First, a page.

Friday, March 24, 2006

Happy birthday, son!

I'm feeling slightly old, this week.

My son turned 18 at the week-end, which is fantastic for him. He's heavily involved in the Duke of Edinburgh's Award scheme, and wanted a new tent to use on his expeditions. After weeks of research, he came up with the Vaude Hogan: a great, lightweight tent and a good, solid performer.

The HoganThe Vaude Hogan: the lightweight classic with plenty of space.

I said it's great for him. But it's great for me, too -- although I'm fitting into the fifth of Shakespeare's "Seven Ages of Man" rather too well ("in fair round belly with capon lined"). I hope I don't have "eyes severe", and I certainly don't have a "beard of formal cut", but I'd like to think that I am "full of wise saws and modern instances" (if only for my future pupils' sake).

Friday, March 10, 2006

The guns have stopped ... temporarily

The final whirlwind week of placement 2 has come to an end ... with a bump. It's recall day at Jordanhill.

Today, there'll be no delightful S2s to engage in the usual battle of wills. No S3 classes trying to derail the lesson with their tangential banter. No S4 TrueBasic programs to troubleshoot. (Actually, I will miss the intellectual challenge of "spot the misspelt variable", and last week's accidental infinite loop was quite amusing.)

Instead, we're looking over evaluation statements of our teaching ("must do better"), and catching up on unfinished (unstarted?) written tasks (e.g., "From your school experience so far, what is your understanding of the term ASN?" I'm guessing it's not the Atlantic Satellite Network).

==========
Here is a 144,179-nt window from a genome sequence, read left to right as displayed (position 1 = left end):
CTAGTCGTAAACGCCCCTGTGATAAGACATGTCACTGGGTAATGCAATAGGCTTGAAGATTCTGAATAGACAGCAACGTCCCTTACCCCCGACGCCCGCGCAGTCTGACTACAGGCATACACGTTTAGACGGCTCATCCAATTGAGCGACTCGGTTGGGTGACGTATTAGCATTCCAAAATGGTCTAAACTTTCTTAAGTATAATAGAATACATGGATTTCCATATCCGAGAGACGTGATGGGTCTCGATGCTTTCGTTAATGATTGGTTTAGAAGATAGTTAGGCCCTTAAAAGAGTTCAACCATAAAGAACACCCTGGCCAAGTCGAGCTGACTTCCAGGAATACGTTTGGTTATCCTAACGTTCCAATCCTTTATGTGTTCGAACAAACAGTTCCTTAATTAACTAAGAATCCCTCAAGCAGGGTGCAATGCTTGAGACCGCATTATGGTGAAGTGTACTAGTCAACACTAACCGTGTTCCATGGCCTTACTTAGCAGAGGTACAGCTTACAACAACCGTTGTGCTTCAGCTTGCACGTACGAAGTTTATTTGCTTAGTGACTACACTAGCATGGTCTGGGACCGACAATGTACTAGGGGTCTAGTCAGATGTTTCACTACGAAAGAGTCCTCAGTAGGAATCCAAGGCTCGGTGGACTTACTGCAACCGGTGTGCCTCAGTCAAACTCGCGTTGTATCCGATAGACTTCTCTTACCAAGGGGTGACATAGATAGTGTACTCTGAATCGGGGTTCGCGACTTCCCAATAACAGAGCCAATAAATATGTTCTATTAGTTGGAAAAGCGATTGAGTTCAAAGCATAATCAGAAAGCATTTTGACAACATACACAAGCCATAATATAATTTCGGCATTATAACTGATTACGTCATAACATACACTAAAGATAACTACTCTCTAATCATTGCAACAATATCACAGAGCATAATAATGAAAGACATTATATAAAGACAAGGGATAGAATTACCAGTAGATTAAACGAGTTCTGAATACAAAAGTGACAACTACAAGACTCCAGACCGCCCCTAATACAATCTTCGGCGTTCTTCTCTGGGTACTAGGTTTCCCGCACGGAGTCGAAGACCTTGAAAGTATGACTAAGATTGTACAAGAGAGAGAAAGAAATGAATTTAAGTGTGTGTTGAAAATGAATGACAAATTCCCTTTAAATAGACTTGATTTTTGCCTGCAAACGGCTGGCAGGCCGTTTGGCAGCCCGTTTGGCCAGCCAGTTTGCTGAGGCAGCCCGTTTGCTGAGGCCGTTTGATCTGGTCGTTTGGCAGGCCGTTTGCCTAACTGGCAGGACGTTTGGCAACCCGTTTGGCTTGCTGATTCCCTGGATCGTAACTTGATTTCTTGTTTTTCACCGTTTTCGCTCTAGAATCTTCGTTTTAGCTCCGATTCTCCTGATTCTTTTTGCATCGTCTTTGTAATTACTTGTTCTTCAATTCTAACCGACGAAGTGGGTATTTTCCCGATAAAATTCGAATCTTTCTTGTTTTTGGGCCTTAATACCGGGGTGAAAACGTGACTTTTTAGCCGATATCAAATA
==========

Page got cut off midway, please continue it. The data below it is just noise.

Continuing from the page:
And then there's ICT Task 2 ("Submit a lesson plan that clearly identifies the use of ICT in a classroom"), which everyone has probably forgotten about, but is due on 24 March. This is a tricky one for a Computing teacher, although including "a rationale for the use of ICT in your subject for this lesson and the positive contribution ICT brings [makes?] in this context" seems to be a formality. If a Computing student can't use ICT, it's time to hang up the USB flash drive.

Of course, we're all working on our 3,500-word essay on the role of assessment, due now on 27 March. And whatever assignments our APD tutors have set. So ... back to Jordanhill, with a bump.

Thursday, March 02, 2006

No pupils were harmed during the staging of this crit

I was going to write a post about the tutor visit (the dreaded 'crit') that I had this week, but, to be honest, there's not much to write.

It could have been one of my two S2 classes, who are doing interesting things with PowerPoint, but it wasn't ...

It could have been one of my two S3 classes, who have just started the Communications & Networks topic and have been generating good discussion about networking, but it wasn't ...

(It was never going to be any of the three S4 classes that I've been with, because they're all frantically working on their Standard Grade coursework tasks, so I've never taught them. I've spent hours troubleshooting their TrueBasic programs, Excel spreadsheets, and Appleworks databases, but I've never actually taught them.)

No -- it turned out to be one of my two S1 classes, who are just starting word processing. What an exciting topic for a crit lesson. (Replace the adjective with one of your own choice.)
I worked in some hardware theory from the 5-14 guidelines, just so that my tutor wouldn't fall asleep in the corner ..., but I'm sure that, if you've seen one word processing lesson, you've pretty much seen them all. I counted all the pupils in, kept them from killing each other for 55 minutes, and counted them back out again. End of crit.